Skeptophilia (skep-to-fil-i-a) (n.) - the love of logical thought, skepticism, and thinking critically. Being an exploration of the applications of skeptical thinking to the world at large, with periodic excursions into linguistics, music, politics, cryptozoology, and why people keep seeing the face of Jesus on grilled cheese sandwiches.

Friday, March 24, 2023

The writing's on the wall

When you think about it, writing is pretty weird.

Honestly, language in general is odd enough.  Unlike (as far as we know for sure) any other species, we engage in arbitrary symbolic communication -- using sounds to represent words.  The arbitrary part means that which sounds represent what concepts is not because of any logical link; there's nothing any more doggy about the English word dog than there is about the French word chien or the German word Hund (or any of the other thousands of words for dog in various human languages).  With the exception of the few words that are onomatopoeic -- like bang, bonk, crash, and so on -- the word-to-concept link is random.

Written language adds a whole extra layer of randomness to it, because (again, with the exception of the handful of languages with truly pictographic scripts), the connection between the concept, the spoken word, and the written word are all arbitrary.  (I discussed the different kinds of scripts out there in more detail in a post a year ago, if you're curious.)

Which makes me wonder how such a complex and abstract notion ever caught on.  We have at least a fairly good model of how the alphabet used for the English language evolved, starting out as a pictographic script and becoming less concept-based and more sound-based as time went on:

The conventional wisdom about writing is that it began in Sumer something like six thousand years ago, beginning with fired clay bullae that allowed merchants to keep track of transactions by impression into soft clay tablets.  Each bulla had its own symbol; some were symbols for the type of goods, others for numbers.  Once the Sumerians made the jump of letting marks stand for concepts, it wasn't such a huge further step to make marks for other concepts, and ultimately, for syllables or individual sounds.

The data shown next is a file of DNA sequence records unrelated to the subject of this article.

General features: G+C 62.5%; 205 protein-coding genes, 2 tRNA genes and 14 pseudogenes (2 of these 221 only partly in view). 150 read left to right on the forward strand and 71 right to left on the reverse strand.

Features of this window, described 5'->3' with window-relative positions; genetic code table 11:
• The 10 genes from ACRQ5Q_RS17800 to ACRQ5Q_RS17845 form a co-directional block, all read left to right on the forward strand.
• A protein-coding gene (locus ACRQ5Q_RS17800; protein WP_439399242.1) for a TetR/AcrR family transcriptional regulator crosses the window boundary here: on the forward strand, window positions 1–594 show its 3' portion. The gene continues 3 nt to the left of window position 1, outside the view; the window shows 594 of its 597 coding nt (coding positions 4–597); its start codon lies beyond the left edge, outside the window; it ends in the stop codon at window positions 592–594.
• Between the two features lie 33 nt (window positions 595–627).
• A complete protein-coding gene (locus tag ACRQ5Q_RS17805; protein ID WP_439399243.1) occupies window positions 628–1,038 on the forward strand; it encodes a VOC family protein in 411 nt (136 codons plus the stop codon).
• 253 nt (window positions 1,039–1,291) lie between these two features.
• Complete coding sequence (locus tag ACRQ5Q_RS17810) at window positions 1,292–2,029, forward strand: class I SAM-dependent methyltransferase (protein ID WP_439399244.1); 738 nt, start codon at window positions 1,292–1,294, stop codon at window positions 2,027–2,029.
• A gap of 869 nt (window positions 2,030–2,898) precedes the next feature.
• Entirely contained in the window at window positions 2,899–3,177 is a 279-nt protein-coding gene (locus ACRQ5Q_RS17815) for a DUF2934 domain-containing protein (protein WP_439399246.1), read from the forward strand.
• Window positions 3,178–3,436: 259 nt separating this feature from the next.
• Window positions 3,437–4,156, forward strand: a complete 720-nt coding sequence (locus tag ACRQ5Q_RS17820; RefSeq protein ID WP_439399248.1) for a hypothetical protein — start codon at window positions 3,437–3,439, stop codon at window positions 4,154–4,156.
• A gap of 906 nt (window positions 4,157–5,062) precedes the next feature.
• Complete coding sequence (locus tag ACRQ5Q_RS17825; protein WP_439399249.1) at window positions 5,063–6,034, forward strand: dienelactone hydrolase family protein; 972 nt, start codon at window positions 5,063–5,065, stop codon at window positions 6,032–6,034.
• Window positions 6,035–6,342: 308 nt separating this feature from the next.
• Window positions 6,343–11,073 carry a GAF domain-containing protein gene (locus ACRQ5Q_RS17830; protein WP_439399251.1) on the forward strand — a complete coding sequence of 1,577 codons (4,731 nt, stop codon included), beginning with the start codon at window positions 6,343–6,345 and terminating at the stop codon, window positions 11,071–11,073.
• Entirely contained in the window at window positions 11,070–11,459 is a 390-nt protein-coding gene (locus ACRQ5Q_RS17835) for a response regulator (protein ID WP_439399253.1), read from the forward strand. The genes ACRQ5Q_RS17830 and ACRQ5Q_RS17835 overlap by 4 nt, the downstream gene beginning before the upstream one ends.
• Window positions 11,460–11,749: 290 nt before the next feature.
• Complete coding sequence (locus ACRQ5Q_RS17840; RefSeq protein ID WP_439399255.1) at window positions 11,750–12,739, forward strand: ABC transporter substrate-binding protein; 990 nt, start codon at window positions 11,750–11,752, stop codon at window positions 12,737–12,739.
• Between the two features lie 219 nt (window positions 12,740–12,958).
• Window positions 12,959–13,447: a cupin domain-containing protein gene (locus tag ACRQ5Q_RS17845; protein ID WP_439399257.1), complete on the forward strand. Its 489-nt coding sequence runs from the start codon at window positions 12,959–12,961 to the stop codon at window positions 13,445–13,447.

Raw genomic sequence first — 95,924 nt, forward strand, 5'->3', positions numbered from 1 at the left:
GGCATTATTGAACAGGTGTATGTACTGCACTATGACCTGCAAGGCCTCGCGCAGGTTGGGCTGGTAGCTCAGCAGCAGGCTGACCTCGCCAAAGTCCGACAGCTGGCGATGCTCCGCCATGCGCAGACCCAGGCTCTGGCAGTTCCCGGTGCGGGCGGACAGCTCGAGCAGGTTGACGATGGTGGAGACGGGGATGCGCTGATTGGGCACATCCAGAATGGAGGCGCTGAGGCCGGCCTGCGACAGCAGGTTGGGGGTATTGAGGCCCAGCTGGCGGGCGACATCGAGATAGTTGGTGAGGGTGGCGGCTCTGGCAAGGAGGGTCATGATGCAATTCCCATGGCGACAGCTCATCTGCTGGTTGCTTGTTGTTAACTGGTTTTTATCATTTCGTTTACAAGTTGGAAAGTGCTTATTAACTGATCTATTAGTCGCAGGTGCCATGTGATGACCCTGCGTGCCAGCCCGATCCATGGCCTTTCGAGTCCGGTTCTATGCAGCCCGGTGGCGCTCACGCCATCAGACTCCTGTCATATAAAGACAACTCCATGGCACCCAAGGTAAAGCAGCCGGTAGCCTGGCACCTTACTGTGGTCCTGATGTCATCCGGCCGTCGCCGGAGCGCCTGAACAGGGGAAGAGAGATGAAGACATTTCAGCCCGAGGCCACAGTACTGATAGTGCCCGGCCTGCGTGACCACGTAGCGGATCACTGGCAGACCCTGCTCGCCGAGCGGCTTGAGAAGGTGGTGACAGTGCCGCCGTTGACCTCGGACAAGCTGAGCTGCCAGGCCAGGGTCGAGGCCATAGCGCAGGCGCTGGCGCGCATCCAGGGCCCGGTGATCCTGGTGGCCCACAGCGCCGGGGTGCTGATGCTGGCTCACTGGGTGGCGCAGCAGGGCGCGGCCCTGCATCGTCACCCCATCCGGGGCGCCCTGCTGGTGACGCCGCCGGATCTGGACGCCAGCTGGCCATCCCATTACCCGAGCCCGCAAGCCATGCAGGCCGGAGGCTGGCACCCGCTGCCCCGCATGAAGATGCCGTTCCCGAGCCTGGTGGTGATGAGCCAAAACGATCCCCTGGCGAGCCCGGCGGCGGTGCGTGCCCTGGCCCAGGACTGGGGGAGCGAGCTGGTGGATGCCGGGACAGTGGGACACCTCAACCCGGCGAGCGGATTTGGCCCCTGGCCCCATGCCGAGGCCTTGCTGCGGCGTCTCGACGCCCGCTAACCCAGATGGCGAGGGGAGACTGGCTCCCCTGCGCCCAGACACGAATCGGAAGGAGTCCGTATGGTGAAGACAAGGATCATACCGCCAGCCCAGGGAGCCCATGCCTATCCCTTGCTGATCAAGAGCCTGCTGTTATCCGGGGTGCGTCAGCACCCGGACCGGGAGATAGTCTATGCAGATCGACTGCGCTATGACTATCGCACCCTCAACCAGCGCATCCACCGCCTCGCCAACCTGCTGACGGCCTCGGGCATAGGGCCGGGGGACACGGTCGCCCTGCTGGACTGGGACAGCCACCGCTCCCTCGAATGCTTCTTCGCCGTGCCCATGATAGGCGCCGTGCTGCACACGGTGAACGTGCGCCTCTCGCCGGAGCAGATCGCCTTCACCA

The reason all this comes up is that a recent paper in the Cambridge Archaeology Journal is claiming that marks associated with cave paintings in France and Spain that were long thought to be random are actual meaningful -- an assertion that would push back the earliest known writing another fourteen thousand years.

The authors assessed 862 strings of symbols dating back to the Upper Paleolithic in Europe -- most commonly dots, slashes, and symbols like a letter Y -- and came to the conclusion that they were not random, but were true written language, for the purpose of keeping track of the mating and birthing cycles of the prey animals depicted in the paintings.

The authors write;

[Here we] suggest how three of the most frequently occurring signs—the line <|>, the dot <•>, and the <Y>—functioned as units of communication.  We demonstrate that when found in close association with images of animals the line <|> and dot <•> constitute numbers denoting months, and form constituent parts of a local phenological/meteorological calendar beginning in spring and recording time from this point in lunar months.  We also demonstrate that the <Y> sign, one of the most frequently occurring signs in Palaeolithic non-figurative art, has the meaning <To Give Birth>.  The position of the <Y> within a sequence of marks denotes month of parturition, an ordinal representation of number in contrast to the cardinal representation used in tallies.  Our data indicate that the purpose of this system of associating animals with calendar information was to record and convey seasonal behavioural information about specific prey taxa in the geographical regions of concern.  We suggest a specific way in which the pairing of numbers with animal subjects constituted a complete unit of meaning—a notational system combined with its subject—that provides us with a specific insight into what one set of notational marks means.  It gives us our first specific reading of European Upper Palaeolithic communication, the first known writing in the history of Homo sapiens.
The claim is controversial, of course, and is sure to be challenged; moving the date of the earliest writing from six thousand to twenty thousand years ago isn't a small shift in our model.  But if it bears up, it's pretty extraordinary.  It further gives lie to our concept of Paleolithic humans as brutal, stupid "cave men," incapable of any kind of mental sophistication.  As I hope I made clear in my first paragraphs, any kind of written language requires subtlety and complexity of thought.  If the beauty of the cave paintings in places like Lascaux doesn't convince you of the intelligence and creativity of our distant forebears, surely this will.

So what I'm doing now -- speaking to my fellow humans via strings of visual symbols -- may have a much longer history than we ever thought.  It's awe-inspiring that we landed on this unique way to communicate; even more that we stumbled upon it so long ago.


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